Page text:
When you to make a simple website, what's the first thing you reach for?

Wordpress? Rails? Django? Straight up HTML files? Before you know it you're setting up a database, dealing with security updates, paying for expensive hosting, and doing all sorts of stuff that isn't making your website great.

Instead of Wordpress and things like it, you should consider static sites.

Static Sites

Static sites are exactly what they sound like. They're sites that are displayed to the user exactly as they're stored on the server.

I know what you're thinking -- Um... no thanks. I'm not about to spend days editing .html files to make a simple website. No, not at all. I'm suggesting using a static site generator, such as Jekyll or Middleman. These generators allow you to quickly and easily produce a content website, blog, or landing page.


I talked to a developer once who was the admin for his company's Wordpress site. On the main page they displayed information for several different divisions of their business. He said that they'd had some trouble where the database call to fetch information about the divisions made the page load too slowly. They'd ended up doing all sorts of stuff to work around the fact that their landing page needed something like twenty database calls. Even worse was their employee directory -- they had a page that needed something like five hundred database calls, one for each employee. They hadn't found a way around that yet.

Sure, there are ways to make that work. I'm sure a more experienced developer could make it very blazing fast.

But... why even deal with database calls for that at all? Nowhere in the case described above is that necessary. In fact, it's usually not. If you could conceivably just type the data out every time you need it, then the database call is just convenience. I'll get to that more later.

In the meantime, the very nature of static sites means that they are blazingly fast. Instead of making a database call or running a bunch of JavaScript to lay the page out, it's just there when the page loads. Speaking of, it loads ridiculously quickly! All the server has to do is point the browser to the right file.

Static sites also lend themselves extremely well to caching, which makes the already fast site even faster.

Ease of Configuration

The fun part of making a website is, you know, the actual website. It's tweaking the content a little here and there, adding a fancy new header, and writing new blog posts. Seeing that hosting charge on your credit card every month is, well, way less fun.

In fact, most of the configuration kind of sucks. Even if it doesn't take forever, and even if you know what you're doing, it's not something that ever really gets your blood going.

Static sites step right around most of the boring tidbits. In my experience with Jekyll and Middleman at least, the hardest part of the configuration was setting up the CNAME. After that, it's literally just updating a git repository. There's no database, no bothering with setting up users, and there's no dealing with security updates.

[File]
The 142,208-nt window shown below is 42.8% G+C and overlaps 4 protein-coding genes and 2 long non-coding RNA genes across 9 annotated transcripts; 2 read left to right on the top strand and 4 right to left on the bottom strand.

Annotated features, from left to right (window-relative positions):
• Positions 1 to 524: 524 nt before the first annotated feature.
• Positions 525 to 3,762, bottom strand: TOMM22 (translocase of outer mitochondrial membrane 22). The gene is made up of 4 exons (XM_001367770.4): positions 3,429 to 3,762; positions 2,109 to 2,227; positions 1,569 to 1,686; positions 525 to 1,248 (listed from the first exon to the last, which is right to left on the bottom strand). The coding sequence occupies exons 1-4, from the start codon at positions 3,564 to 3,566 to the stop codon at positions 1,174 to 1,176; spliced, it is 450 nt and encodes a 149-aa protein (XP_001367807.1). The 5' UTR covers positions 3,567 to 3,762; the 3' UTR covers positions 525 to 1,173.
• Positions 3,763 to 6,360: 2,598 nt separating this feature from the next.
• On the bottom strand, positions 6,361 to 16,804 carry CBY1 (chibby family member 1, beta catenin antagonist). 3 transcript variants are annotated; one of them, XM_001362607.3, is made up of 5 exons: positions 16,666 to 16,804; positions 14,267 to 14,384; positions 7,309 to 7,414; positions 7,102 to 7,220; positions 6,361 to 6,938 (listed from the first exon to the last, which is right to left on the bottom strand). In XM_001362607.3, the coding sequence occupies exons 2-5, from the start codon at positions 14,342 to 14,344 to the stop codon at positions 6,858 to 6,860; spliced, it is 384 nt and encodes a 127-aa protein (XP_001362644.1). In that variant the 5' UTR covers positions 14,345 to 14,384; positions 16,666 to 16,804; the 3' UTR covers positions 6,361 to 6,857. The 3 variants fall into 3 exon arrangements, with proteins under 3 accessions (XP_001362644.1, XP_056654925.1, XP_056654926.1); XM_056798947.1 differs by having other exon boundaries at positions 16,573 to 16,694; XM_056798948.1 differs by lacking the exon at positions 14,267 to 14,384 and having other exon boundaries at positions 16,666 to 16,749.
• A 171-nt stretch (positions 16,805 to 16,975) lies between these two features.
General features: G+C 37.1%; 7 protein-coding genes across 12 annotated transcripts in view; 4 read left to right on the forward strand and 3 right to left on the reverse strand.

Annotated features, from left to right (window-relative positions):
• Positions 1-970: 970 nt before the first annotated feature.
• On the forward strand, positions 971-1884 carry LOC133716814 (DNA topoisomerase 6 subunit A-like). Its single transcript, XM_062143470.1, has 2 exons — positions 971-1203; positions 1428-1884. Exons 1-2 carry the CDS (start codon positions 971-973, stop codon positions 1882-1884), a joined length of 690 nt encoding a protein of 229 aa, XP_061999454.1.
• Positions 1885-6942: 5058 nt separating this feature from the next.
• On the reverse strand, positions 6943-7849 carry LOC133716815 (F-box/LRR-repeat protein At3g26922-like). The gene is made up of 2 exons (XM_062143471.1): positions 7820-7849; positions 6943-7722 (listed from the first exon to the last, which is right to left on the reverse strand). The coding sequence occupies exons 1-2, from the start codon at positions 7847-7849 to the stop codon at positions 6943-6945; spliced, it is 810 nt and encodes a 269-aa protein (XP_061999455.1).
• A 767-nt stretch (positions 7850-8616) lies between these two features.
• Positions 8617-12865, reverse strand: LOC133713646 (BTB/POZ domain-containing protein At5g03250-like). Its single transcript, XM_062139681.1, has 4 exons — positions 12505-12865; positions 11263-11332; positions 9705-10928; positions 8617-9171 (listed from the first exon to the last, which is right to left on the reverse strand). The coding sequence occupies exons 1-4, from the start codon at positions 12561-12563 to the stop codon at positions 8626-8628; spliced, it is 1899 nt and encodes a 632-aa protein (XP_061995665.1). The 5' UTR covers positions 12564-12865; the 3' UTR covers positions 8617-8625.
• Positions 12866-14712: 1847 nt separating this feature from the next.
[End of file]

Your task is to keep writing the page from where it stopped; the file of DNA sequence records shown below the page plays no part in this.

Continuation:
Because GitHub (and GitLab, for that matter) is so awesome, I've also never paid anything for hosting. Even if I were hosting it myself, it's so easy to host that it's ridiculously cheap. Look over Jekyll's deploment documentation to see just how easy and cheap it can be.

Source Control

Now, I'm not a Wordpress developer, but...

I am a huge proponent of keeping everything you possibly can in source control. I'm sure it's possible to keep the code of a dynamic site in source control, but you can't keep the content in that source control. You end up making database backups of the content.

With a static site, you can just git log and see everything that's ever happened to the site, including your content! You've got all of the wonderful power of source control for everything about your site, which is a huge plus in my book.

'Dynamic' Bits

You've probably heard of static sites before and thought that it'd be great, except for the fact that you've got lots of content and don't want to have to write it all out in 1,000 places across the site.

The company Wordpress site mentioned above is actually a pretty good example. Let's say you've got six divisions and each division has a bunch of data about it that you need to keep around. You want to display their name and blurb on the landing page and then you need their name, blurb, and contact information on a page specifically for that division. Updating their blurb, which is in at least two places now, would suck, right?


Middleman has data files that make it super easy to have data outside of your content that you can then just reference in your site. Jekyll has the same idea. Using this concept you can accomplish a ton of things that typically you'd need a whole database to make happen.


In summary, using static sites makes your life easier. Your users will never get an ugly database error page. You'll have everything in source control. Deployments are as easy as a git push.

Oh yeah, and it's fast.

So the next time you get ready to make a website, spend some time thinking about what you're really trying to accomplish before discounting static sites.